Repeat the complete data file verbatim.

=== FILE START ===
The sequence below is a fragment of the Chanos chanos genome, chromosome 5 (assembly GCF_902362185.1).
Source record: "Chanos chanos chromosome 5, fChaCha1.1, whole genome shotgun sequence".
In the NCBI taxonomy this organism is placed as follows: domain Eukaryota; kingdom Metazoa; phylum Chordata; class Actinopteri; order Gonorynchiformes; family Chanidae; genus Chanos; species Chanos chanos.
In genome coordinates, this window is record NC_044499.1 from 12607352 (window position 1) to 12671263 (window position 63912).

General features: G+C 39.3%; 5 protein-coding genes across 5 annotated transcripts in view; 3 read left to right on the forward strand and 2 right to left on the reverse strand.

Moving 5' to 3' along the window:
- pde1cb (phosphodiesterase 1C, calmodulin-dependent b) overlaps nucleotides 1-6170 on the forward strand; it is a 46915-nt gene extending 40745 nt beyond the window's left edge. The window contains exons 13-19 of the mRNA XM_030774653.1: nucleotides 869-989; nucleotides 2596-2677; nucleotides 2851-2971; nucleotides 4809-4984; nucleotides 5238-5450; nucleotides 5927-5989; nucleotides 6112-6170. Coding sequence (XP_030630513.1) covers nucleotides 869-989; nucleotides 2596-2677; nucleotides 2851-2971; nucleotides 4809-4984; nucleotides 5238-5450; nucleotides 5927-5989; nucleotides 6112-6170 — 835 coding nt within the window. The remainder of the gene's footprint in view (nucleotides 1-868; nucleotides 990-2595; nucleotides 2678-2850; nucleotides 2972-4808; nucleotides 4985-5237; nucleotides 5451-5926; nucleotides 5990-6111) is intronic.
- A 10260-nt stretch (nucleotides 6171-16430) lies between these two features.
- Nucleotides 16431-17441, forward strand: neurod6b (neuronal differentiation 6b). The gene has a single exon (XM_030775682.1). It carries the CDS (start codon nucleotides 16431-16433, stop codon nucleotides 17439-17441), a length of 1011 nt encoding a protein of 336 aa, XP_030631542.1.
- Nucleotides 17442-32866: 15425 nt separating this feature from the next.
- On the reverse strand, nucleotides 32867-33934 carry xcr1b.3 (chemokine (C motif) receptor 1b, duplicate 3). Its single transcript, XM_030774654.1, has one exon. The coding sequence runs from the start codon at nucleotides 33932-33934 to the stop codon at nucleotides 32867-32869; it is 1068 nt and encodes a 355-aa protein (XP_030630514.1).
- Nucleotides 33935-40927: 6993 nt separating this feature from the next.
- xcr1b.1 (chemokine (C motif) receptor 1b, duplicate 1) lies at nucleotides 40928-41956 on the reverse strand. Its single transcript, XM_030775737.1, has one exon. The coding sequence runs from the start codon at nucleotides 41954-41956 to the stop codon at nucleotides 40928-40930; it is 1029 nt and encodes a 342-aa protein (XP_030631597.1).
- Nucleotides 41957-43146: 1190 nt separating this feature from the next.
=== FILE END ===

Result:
The sequence below is a fragment of the Chanos chanos genome, chromosome 5 (assembly GCF_902362185.1).
Source record: "Chanos chanos chromosome 5, fChaCha1.1, whole genome shotgun sequence".
In the NCBI taxonomy this organism is placed as follows: domain Eukaryota; kingdom Metazoa; phylum Chordata; class Actinopteri; order Gonorynchiformes; family Chanidae; genus Chanos; species Chanos chanos.
In genome coordinates, this window is record NC_044499.1 from 12607352 (window position 1) to 12671263 (window position 63912).

General features: G+C 39.3%; 5 protein-coding genes across 5 annotated transcripts in view; 3 read left to right on the forward strand and 2 right to left on the reverse strand.

Moving 5' to 3' along the window:
- pde1cb (phosphodiesterase 1C, calmodulin-dependent b) overlaps nucleotides 1-6170 on the forward strand; it is a 46915-nt gene extending 40745 nt beyond the window's left edge. The window contains exons 13-19 of the mRNA XM_030774653.1: nucleotides 869-989; nucleotides 2596-2677; nucleotides 2851-2971; nucleotides 4809-4984; nucleotides 5238-5450; nucleotides 5927-5989; nucleotides 6112-6170. Coding sequence (XP_030630513.1) covers nucleotides 869-989; nucleotides 2596-2677; nucleotides 2851-2971; nucleotides 4809-4984; nucleotides 5238-5450; nucleotides 5927-5989; nucleotides 6112-6170 — 835 coding nt within the window. The remainder of the gene's footprint in view (nucleotides 1-868; nucleotides 990-2595; nucleotides 2678-2850; nucleotides 2972-4808; nucleotides 4985-5237; nucleotides 5451-5926; nucleotides 5990-6111) is intronic.
- A 10260-nt stretch (nucleotides 6171-16430) lies between these two features.
- Nucleotides 16431-17441, forward strand: neurod6b (neuronal differentiation 6b). The gene has a single exon (XM_030775682.1). It carries the CDS (start codon nucleotides 16431-16433, stop codon nucleotides 17439-17441), a length of 1011 nt encoding a protein of 336 aa, XP_030631542.1.
- Nucleotides 17442-32866: 15425 nt separating this feature from the next.
- On the reverse strand, nucleotides 32867-33934 carry xcr1b.3 (chemokine (C motif) receptor 1b, duplicate 3). Its single transcript, XM_030774654.1, has one exon. The coding sequence runs from the start codon at nucleotides 33932-33934 to the stop codon at nucleotides 32867-32869; it is 1068 nt and encodes a 355-aa protein (XP_030630514.1).
- Nucleotides 33935-40927: 6993 nt separating this feature from the next.
- xcr1b.1 (chemokine (C motif) receptor 1b, duplicate 1) lies at nucleotides 40928-41956 on the reverse strand. Its single transcript, XM_030775737.1, has one exon. The coding sequence runs from the start codon at nucleotides 41954-41956 to the stop codon at nucleotides 40928-40930; it is 1029 nt and encodes a 342-aa protein (XP_030631597.1).
- Nucleotides 41957-43146: 1190 nt separating this feature from the next.